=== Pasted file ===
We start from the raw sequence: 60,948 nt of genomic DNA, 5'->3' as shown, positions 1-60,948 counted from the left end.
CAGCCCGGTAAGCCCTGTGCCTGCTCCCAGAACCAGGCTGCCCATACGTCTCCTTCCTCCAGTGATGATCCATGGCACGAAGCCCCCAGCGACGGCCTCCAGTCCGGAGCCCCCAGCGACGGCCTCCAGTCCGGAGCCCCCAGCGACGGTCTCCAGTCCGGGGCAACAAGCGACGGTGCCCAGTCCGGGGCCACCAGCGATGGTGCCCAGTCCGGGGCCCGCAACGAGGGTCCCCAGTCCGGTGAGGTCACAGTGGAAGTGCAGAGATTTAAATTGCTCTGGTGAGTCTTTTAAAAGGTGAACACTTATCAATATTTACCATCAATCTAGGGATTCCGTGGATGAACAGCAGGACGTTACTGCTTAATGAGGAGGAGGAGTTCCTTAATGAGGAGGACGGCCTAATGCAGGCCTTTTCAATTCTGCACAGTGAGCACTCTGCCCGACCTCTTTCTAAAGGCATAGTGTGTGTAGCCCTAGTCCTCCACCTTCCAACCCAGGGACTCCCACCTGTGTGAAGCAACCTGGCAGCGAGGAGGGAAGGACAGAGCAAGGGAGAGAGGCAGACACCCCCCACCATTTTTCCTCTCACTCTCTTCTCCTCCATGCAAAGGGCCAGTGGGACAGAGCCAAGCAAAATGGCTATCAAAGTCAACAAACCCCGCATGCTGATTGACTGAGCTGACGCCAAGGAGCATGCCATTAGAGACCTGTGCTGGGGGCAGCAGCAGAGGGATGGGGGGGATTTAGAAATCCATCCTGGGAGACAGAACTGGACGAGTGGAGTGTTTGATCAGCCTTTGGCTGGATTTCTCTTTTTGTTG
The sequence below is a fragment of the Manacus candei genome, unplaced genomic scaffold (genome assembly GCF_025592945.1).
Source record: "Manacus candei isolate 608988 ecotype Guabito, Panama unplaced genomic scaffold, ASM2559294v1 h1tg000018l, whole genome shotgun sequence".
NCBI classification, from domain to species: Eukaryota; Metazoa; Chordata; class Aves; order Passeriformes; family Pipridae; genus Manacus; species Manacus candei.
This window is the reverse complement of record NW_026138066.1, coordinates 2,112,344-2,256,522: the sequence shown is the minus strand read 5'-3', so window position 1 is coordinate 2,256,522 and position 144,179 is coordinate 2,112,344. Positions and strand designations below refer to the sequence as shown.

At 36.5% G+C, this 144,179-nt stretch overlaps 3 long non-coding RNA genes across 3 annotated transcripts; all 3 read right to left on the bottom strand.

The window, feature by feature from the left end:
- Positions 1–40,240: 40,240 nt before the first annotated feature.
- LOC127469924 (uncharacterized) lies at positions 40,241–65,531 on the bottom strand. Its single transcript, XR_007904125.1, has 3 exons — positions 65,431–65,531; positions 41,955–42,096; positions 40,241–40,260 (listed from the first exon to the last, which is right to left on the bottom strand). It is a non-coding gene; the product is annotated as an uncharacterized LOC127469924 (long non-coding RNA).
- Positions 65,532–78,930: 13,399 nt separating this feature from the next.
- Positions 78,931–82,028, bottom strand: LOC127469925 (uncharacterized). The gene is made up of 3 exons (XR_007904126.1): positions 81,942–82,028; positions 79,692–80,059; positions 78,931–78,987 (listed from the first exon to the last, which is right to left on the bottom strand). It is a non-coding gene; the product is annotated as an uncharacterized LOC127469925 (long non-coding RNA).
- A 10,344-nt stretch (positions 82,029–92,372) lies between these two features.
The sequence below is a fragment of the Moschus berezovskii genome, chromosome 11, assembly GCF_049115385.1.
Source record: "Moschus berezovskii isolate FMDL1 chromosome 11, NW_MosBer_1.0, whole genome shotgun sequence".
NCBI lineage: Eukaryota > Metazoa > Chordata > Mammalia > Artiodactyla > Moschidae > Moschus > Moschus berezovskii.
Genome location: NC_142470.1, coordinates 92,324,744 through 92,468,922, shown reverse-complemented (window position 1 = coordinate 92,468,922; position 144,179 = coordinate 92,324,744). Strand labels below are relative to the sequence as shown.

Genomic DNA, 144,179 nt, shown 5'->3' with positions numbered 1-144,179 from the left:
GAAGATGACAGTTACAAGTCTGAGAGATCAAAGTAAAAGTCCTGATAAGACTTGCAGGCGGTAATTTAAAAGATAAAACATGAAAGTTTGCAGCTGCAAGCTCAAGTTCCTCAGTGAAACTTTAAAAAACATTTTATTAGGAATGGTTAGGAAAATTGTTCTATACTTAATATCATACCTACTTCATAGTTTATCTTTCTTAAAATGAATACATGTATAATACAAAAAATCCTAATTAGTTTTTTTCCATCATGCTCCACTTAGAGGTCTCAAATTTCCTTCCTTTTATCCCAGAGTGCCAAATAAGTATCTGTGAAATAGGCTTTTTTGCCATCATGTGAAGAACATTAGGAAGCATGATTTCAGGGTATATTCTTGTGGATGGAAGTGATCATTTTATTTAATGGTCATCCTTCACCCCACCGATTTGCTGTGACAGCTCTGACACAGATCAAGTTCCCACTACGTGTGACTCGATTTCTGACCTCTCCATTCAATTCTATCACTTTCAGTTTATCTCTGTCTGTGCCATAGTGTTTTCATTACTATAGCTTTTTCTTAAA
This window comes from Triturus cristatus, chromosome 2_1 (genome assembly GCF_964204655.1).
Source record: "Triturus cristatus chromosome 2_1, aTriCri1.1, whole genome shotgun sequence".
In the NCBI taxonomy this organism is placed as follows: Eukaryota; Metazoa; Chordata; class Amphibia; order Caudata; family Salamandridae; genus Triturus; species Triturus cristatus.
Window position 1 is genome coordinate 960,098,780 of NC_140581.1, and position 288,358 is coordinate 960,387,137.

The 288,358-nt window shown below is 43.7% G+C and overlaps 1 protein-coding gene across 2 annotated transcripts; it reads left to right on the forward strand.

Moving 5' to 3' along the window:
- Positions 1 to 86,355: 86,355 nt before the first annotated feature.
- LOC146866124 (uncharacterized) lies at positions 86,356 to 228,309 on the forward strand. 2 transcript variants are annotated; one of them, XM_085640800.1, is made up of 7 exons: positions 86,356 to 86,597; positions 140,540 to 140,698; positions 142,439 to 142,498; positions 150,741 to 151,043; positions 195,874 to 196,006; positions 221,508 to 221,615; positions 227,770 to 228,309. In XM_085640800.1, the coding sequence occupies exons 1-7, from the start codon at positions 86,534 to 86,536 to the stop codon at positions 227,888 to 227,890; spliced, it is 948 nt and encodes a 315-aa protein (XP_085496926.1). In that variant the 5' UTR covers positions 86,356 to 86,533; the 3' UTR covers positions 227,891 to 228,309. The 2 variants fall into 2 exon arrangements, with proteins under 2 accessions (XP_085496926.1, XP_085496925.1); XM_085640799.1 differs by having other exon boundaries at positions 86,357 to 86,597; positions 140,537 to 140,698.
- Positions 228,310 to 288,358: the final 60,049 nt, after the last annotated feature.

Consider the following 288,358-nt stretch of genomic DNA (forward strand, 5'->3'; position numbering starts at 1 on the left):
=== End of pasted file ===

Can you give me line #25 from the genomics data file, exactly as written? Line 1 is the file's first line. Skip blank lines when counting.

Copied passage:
Moving 5' to 3' along the window: